SpaceX scrubs Starlink satellite launch Thursday due to ground sensor reading

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A Falcon 9 blasts off on Aug. 30.


SpaceX

The Falcon 9 rocket booster that sent NASA astronauts to the International Space Station in May is set to get recycled again when SpaceX sends 60 more Starlink satellites to orbit atop its column of fire, but it didn’t happen Thursday as planned. 

The launch, originally scheduled for September, has been postponed multiple times due to weather, including on Monday morning when heavy clouds above Florida’s Cape Canaveral prevented launch at the last second. On Thursday, another launch was scrubbed 18 seconds before blastoff due to an aberrant ground sensor reading. A new target launch date has not yet been announced. 

“All in a day’s work for the launch team. They’ll investigate, diagnose probable cause, fix the problem, and get us ready for the next launch

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PM Update: Breezes wane into a cool overnight, and clouds increase Thursday

Through tonight: Breezy conditions will persist through sunset, but winds are slowly diminishing. They will calm more substantially later on. The cool and clear conditions of this evening will stick around much of the night. We should see winds die off with the sunset, which will help temperatures falling to the 50s feel generally comfortable. Lows will range from near 50 to the upper 50s.

Tomorrow (Thursday): It will be another good-looking day. Sunshine will be plentiful through midday before clouds build during the afternoon. Any rain chances should hold off until after dark. Highs will be in the low and mid-70s. Winds will be from the southwest, around 5 to 10 mph.

Pollen update: Mold spores are high. Tree, grass and weed pollen is low.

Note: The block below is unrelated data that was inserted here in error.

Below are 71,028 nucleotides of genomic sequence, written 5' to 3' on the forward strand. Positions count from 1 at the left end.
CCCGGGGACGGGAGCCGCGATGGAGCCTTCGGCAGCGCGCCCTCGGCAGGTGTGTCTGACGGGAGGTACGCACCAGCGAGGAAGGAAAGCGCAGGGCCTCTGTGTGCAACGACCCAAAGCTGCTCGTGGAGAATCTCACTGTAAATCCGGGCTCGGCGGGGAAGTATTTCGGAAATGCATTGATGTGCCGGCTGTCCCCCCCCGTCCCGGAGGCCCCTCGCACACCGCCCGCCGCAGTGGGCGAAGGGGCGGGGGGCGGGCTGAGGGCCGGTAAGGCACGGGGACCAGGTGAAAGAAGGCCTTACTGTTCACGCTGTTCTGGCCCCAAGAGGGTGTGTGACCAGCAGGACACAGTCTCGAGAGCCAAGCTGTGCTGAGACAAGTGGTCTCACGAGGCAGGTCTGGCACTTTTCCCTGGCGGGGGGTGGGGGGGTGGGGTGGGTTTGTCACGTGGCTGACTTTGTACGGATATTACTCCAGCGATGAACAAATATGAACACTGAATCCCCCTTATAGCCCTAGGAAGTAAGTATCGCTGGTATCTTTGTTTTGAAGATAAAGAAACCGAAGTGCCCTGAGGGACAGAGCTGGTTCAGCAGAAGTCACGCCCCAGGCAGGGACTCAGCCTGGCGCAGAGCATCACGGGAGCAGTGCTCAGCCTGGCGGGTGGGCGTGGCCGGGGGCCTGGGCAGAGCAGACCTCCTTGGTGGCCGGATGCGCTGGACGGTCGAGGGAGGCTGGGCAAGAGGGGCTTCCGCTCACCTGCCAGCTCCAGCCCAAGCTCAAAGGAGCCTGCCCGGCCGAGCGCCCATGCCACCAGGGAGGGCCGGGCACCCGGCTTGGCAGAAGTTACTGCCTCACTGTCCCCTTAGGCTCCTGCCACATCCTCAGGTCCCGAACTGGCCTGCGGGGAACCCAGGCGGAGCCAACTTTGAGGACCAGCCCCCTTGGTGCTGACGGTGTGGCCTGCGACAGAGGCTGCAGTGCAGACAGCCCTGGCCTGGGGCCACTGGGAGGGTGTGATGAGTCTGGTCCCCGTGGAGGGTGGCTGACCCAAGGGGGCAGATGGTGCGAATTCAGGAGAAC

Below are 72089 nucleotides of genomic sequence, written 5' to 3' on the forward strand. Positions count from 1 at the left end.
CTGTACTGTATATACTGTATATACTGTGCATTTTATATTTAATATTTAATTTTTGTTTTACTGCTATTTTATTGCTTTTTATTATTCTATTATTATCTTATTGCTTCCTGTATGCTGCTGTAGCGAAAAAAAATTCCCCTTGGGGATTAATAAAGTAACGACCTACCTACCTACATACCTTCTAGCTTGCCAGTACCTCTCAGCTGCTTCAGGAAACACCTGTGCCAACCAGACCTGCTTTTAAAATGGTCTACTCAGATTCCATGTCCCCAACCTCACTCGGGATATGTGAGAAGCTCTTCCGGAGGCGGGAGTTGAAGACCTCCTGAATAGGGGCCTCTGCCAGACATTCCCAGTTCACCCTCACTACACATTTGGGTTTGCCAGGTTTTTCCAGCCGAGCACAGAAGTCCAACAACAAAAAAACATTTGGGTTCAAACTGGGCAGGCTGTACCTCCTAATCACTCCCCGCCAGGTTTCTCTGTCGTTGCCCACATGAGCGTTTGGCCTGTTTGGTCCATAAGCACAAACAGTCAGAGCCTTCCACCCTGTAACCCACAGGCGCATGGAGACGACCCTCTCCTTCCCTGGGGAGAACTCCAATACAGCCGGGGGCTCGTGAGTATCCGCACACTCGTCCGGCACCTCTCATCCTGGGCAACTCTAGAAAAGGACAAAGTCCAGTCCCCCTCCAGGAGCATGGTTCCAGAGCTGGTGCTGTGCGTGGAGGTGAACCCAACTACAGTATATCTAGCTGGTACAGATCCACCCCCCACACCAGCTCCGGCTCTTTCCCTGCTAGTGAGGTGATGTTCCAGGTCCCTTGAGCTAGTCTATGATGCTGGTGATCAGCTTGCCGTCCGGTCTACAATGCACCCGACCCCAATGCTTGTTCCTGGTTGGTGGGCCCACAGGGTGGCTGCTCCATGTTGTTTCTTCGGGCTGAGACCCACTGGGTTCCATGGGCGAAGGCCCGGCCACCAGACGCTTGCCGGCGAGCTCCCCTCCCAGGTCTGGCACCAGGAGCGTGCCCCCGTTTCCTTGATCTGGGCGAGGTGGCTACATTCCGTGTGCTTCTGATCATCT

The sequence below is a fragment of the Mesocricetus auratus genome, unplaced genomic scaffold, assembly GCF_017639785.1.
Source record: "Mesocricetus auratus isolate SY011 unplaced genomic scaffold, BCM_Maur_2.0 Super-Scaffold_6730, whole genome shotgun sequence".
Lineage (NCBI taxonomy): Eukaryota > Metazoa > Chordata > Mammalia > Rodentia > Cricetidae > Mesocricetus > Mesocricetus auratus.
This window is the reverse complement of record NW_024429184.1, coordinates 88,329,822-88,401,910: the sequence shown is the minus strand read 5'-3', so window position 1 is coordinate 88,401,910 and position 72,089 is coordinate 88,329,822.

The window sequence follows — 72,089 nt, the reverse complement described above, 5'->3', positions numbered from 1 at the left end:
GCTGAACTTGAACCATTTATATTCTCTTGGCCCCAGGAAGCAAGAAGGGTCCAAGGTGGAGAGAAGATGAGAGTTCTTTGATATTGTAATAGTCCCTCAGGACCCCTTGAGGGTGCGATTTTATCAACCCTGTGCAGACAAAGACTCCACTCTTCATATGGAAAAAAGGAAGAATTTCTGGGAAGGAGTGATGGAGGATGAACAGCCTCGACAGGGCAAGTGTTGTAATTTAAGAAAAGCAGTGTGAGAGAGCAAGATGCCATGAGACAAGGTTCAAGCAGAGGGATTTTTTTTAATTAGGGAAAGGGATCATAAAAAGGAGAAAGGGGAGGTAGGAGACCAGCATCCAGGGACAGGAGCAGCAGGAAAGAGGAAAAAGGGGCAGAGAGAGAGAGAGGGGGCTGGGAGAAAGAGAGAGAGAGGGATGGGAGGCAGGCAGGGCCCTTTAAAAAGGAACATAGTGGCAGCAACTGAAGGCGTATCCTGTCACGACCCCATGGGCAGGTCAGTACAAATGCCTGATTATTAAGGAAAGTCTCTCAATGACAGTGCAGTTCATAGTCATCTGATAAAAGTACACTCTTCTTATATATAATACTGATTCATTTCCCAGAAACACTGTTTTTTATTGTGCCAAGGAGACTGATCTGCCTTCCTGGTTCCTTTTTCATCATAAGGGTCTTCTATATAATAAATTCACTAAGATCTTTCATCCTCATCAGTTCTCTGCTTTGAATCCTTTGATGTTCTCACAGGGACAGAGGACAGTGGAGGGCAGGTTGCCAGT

Rain: Precipitation totals were mostly on the light side of the forecast around here last night. As suggested by some of the high-resolution models

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A newly discovered asteroid will pass close to Earth on Thursday

Discovered only on September 18, in Tucson, Arizona, the school bus-sized asteroid which is estimated to be somewhere between 15-30 feet in diameter is expected to graze past our planets surface with about 13,000 miles of breathing room. This falls well below the orbit of our geostationary weather satellites which are located about 22,000 miles above earth’s surface.

Its closest approach to earth will occur around 7:12 a.m. ET on Thursday, as it skirts over the Southeastern Pacific Ocean, near Australia and New Zealand.

Its approach will be so close to earth, that our gravity will alter its speed and trajectory according to earthsky.org.

“There are a large number of tiny asteroids like this one, and several of them approach our planet as close as this several times every year,” said Paul Chodas, director of the Center for Near-Earth Object Studies (CNEOS) at NASA’s Jet Propulsion Laboratory in Southern California.… Read More

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